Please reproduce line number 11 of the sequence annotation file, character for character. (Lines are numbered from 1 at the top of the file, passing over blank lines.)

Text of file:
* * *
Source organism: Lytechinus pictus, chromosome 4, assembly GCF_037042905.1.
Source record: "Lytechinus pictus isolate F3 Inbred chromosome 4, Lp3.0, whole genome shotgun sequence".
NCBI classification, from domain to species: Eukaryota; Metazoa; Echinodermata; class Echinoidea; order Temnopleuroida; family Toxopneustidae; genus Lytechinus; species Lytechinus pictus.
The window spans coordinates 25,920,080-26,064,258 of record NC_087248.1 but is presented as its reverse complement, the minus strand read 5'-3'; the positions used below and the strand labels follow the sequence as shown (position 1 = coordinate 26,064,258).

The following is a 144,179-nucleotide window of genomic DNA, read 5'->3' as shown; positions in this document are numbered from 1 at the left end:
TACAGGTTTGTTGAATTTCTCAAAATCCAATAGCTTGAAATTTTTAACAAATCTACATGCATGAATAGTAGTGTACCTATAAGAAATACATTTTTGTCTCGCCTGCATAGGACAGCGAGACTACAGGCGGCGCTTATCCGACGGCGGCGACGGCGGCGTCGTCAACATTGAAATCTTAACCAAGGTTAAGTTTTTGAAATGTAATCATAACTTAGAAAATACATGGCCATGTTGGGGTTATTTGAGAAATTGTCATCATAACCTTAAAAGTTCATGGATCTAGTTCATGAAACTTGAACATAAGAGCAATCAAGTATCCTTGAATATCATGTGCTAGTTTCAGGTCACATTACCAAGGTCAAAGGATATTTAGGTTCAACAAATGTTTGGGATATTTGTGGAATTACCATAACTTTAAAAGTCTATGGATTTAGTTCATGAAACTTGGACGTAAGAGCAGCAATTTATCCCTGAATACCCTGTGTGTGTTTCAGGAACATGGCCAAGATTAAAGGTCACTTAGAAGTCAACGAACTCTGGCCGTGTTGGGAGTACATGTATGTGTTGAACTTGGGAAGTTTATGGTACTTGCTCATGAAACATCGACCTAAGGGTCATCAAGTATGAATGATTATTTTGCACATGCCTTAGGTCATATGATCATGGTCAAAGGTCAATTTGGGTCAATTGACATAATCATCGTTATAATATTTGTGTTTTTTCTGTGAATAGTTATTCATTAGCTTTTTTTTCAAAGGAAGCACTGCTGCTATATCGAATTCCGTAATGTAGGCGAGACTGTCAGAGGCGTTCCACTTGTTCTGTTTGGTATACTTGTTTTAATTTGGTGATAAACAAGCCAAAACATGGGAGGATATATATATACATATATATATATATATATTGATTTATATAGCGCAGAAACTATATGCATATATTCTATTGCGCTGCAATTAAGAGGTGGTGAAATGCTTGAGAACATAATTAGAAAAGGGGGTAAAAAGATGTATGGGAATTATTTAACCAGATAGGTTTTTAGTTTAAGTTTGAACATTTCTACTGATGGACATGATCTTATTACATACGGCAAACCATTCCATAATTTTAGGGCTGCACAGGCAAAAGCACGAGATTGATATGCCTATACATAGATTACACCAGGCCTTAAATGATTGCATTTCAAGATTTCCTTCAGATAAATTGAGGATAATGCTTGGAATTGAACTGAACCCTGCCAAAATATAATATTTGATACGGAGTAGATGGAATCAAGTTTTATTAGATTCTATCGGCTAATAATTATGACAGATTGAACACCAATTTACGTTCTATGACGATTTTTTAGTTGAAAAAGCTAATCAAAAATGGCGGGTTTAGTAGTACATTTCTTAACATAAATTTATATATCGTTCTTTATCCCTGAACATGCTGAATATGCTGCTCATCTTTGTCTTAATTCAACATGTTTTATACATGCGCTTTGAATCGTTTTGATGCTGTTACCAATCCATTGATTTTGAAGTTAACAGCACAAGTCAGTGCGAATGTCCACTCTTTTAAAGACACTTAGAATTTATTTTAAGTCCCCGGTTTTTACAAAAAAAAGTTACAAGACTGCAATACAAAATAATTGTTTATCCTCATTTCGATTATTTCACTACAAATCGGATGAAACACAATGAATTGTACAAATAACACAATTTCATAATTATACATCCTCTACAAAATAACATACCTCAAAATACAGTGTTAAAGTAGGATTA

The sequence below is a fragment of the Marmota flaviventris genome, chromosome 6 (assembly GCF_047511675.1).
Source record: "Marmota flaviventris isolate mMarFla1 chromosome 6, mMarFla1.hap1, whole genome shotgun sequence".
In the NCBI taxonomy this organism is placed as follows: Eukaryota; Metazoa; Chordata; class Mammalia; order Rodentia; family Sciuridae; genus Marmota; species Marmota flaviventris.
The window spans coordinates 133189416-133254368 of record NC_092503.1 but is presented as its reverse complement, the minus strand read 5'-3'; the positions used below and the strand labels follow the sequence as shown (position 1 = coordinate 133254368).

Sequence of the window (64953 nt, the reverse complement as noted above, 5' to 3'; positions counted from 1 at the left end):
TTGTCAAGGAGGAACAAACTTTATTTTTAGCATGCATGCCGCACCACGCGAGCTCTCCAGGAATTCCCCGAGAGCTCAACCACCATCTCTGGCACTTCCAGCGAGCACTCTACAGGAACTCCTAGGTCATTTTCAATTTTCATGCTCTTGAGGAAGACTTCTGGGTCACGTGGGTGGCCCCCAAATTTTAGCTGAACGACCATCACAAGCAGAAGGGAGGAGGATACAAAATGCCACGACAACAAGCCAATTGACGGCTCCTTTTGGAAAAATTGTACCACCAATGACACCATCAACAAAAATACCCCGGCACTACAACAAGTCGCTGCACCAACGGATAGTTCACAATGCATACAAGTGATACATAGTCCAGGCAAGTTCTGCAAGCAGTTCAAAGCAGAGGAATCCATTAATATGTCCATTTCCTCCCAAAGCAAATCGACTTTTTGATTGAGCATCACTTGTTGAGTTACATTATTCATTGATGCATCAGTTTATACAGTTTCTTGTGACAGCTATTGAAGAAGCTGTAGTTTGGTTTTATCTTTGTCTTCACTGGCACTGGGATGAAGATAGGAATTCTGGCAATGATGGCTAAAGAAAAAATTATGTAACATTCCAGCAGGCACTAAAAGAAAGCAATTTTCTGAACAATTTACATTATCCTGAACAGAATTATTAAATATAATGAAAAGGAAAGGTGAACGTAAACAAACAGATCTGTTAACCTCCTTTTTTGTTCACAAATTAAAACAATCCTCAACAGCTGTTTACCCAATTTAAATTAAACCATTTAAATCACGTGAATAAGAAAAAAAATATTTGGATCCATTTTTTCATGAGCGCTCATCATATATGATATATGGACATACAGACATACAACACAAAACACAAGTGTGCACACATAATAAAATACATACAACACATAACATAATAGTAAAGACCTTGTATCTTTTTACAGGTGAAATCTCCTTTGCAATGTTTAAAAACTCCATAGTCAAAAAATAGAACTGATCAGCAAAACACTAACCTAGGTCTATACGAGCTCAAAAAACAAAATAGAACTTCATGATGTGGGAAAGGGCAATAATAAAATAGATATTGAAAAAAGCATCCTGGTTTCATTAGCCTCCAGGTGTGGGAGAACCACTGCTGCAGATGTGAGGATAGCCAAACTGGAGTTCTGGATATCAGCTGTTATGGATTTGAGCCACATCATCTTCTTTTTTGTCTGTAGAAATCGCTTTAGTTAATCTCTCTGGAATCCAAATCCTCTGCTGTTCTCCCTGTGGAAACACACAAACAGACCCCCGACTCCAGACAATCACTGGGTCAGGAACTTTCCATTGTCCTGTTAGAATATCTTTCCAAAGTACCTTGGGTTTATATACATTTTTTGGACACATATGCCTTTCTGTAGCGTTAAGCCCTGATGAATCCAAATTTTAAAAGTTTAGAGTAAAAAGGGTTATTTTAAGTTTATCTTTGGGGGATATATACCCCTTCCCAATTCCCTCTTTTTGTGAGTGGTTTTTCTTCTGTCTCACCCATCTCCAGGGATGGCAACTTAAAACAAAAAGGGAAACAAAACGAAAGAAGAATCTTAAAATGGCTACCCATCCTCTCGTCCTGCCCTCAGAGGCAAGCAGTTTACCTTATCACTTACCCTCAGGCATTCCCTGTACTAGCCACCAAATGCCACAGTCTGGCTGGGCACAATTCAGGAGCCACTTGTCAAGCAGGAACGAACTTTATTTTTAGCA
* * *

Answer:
Sequence of the window (64953 nt, the reverse complement as noted above, 5' to 3'; positions counted from 1 at the left end):